Sunday, 21 December 2008

Christmas wishes

I would like to take this opportunity to send best wishes for Christmas and the New Year. I would also like to apologise for the lack of postings here in the last few months. This has mainly been due to pressure of work leaving not enough time.

However that does not mean that work on the Daglish One-Name Study has stopped. On the contrary this has continued throughout the year.

I am still working on building the trees for Daglish families around the World, with the focus on trying to go further back to find connections. This inevitably leads to variations with the spelling of the name.

During a recent trip to South Shields, I found a gravestone for the Dagleas family in Westoe Cemetery. The name Dagleas shares its roots with the name Daglish, and I have now added this into my One-Name Study.

The Daglish DNA Project continues. Although we have not had many new members this year, we have had one very interesting result. This is from a living descendant of Henry Daglish, the Premier of Western Australia. This new result matches our core group of Daglish results, providing more useful information to the study. The cost of DNA testing appears to be coming down, so I hope we can recruit some more members next year.

During the year several people have left comments under stories on the blog. There are some that I would very much like to contact for more information, but unfortunately this is not possible through the comments section. I would particularly like to hear from Derek and Phil if possible please.

If you do have any connections with the Daglish name or information and stories, please do e-mail me - you can do this through my Profile page on this blog, or go to the Daglish One-Name Study site.

1911 Census of England and Wales

The official site for the 1911 Census of England and Wales was originally launched on January 13. The site was initally launched with 35 English counties but - unfortunately for me - neither County Durham or Northumberland were among these initial counties.

More counties have since been added - and, as at April 11, all of the remaining English Counties (Northumberland, Cumberland, Westmorland) and the missing Gateshead district records from County Durham have now been added. Therefore all English counties are now complete and online.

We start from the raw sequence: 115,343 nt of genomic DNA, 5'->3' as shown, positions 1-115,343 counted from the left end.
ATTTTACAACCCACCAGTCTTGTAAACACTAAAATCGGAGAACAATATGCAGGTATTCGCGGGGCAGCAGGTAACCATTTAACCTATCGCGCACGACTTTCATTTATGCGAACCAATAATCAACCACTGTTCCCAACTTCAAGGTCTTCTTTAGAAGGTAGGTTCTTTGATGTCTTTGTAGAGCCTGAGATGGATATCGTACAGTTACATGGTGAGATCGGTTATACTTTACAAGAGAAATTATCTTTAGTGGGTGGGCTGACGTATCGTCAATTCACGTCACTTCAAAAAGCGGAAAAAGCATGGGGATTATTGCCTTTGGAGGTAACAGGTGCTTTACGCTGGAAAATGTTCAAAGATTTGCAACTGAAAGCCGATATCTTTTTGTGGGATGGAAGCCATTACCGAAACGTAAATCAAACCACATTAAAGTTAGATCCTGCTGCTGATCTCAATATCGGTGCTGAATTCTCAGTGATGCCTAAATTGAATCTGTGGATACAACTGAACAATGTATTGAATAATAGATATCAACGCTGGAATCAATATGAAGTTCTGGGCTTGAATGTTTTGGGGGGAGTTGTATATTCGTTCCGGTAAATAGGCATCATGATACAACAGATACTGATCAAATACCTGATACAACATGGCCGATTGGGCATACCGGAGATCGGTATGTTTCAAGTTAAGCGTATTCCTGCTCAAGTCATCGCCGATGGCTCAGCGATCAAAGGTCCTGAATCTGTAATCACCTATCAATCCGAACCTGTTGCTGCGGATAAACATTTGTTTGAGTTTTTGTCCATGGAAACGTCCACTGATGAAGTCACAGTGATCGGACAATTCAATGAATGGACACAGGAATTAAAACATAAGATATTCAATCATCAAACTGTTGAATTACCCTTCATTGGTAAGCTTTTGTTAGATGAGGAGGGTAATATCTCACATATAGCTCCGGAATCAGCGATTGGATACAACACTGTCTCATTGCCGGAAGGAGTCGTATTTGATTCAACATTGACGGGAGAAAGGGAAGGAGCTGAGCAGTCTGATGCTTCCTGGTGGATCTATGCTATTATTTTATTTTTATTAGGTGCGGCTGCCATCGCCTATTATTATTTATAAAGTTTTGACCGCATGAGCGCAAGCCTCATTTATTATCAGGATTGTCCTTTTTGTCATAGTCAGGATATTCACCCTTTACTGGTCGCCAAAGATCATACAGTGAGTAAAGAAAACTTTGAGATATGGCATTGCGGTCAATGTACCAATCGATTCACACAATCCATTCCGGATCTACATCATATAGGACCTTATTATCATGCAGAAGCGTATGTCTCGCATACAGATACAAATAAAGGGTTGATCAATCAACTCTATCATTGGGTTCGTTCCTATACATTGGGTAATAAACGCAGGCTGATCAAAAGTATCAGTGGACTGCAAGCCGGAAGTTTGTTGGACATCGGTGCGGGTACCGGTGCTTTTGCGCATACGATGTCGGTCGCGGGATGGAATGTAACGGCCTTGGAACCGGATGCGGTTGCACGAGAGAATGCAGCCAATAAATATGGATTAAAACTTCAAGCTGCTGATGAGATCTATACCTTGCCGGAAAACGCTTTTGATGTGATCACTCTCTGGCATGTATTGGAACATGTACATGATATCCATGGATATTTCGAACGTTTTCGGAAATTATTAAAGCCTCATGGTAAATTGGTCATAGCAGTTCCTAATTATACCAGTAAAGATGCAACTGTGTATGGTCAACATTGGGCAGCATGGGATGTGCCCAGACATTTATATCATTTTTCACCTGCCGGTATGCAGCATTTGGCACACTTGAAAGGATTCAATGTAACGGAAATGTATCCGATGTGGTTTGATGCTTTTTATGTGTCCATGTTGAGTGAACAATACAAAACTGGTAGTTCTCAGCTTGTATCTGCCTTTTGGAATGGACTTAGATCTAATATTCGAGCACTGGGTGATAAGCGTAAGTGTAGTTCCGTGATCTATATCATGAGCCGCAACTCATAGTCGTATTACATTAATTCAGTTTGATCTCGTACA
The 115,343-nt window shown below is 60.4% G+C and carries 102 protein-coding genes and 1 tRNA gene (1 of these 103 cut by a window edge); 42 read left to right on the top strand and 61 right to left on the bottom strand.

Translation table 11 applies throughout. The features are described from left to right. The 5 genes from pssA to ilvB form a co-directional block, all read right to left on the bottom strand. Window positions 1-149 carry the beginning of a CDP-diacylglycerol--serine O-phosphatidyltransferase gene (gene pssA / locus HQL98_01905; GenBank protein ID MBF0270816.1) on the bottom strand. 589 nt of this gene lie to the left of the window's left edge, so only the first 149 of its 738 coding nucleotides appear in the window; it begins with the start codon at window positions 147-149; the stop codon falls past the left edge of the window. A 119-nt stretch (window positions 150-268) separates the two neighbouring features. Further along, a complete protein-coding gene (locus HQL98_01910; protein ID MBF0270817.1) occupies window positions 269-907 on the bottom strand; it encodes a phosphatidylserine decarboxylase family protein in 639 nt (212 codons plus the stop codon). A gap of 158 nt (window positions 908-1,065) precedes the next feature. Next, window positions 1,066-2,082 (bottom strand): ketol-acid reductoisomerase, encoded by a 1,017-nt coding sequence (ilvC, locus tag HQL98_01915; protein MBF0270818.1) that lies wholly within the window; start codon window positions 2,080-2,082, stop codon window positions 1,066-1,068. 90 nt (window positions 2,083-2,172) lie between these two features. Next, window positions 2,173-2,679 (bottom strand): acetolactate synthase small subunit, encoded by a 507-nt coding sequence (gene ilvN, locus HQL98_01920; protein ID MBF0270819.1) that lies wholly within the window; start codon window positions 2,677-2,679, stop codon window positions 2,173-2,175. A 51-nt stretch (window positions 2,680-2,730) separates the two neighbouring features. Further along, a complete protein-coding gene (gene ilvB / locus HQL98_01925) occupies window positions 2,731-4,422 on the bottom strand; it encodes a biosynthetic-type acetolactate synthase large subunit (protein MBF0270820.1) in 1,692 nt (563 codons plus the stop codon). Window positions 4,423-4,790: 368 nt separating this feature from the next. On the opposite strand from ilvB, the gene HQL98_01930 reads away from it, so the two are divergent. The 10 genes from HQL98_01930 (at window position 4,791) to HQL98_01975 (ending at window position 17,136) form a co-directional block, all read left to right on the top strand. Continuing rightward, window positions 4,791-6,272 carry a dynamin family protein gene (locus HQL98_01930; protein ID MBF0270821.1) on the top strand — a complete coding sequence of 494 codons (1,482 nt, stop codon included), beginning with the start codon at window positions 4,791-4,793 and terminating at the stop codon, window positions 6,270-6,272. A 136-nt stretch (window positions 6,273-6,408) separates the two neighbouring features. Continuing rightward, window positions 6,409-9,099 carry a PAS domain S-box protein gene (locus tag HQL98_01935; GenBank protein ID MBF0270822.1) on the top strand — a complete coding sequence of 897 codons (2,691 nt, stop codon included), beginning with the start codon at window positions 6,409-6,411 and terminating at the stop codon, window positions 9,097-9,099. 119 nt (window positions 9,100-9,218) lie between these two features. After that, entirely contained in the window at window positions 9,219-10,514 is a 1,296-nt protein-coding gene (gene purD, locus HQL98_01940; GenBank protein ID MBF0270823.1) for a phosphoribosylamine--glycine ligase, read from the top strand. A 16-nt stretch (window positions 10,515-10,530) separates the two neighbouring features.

Scanning of Welsh records is underway and some data from Wales should be available in the next 4 to 6 weeks.

The 1911 Census is not covered by the Census Act 1920 which requires the closure of all subsequent censuses for 100 years. A challenge was made under the Freedom of Information Act to allow access to the 1911 Census earlier than 100 years and, following referral, the Information Commissioner ruled that access should be given. However personally sensitive information will not be released until 2012.

Unfortunately it is not possible to show a sample page - but the details shown in the 1911 Census for each person are name and surname, age, sex, marital status, occupation, birthplace, nationality, infirmity (only available after January 2012 under the 100 year rule - until then this will be obscured). Additionally, for married women the census shows number of years married and number of children born to present marriage, living or deceased.

Unlike the pages for the 1901 Census and before, the 1911 Census will show schedules completed by the householders themselves, rather than by the census enumerators. This means that when you find a census page relating to an ancestor, you will see their own handwriting and signature if they were head of the household.

Life in England and Wales in 1911:

The estimated population in England and Wales in 1911 was 36,003,276 people. Today’s population is an estimated 54 million people.

Life expectancy was 54 years for women and 50 for men in 1911. By 2011 life expectancy is predicted to be 82 for women and 74 for men. There was an estimated 100 centenarians in England and Wales in 1911 - today this has grown 90-fold to 9,300 people.

The average family had 2.8 children in 1911 - the average in 2008 was 1.8 children.

The top five occupations in 1911 were domestic service (1,302,438), agriculture (1,229,555), coal mining (971,236), building (817,942) and cotton manufacture (623,825).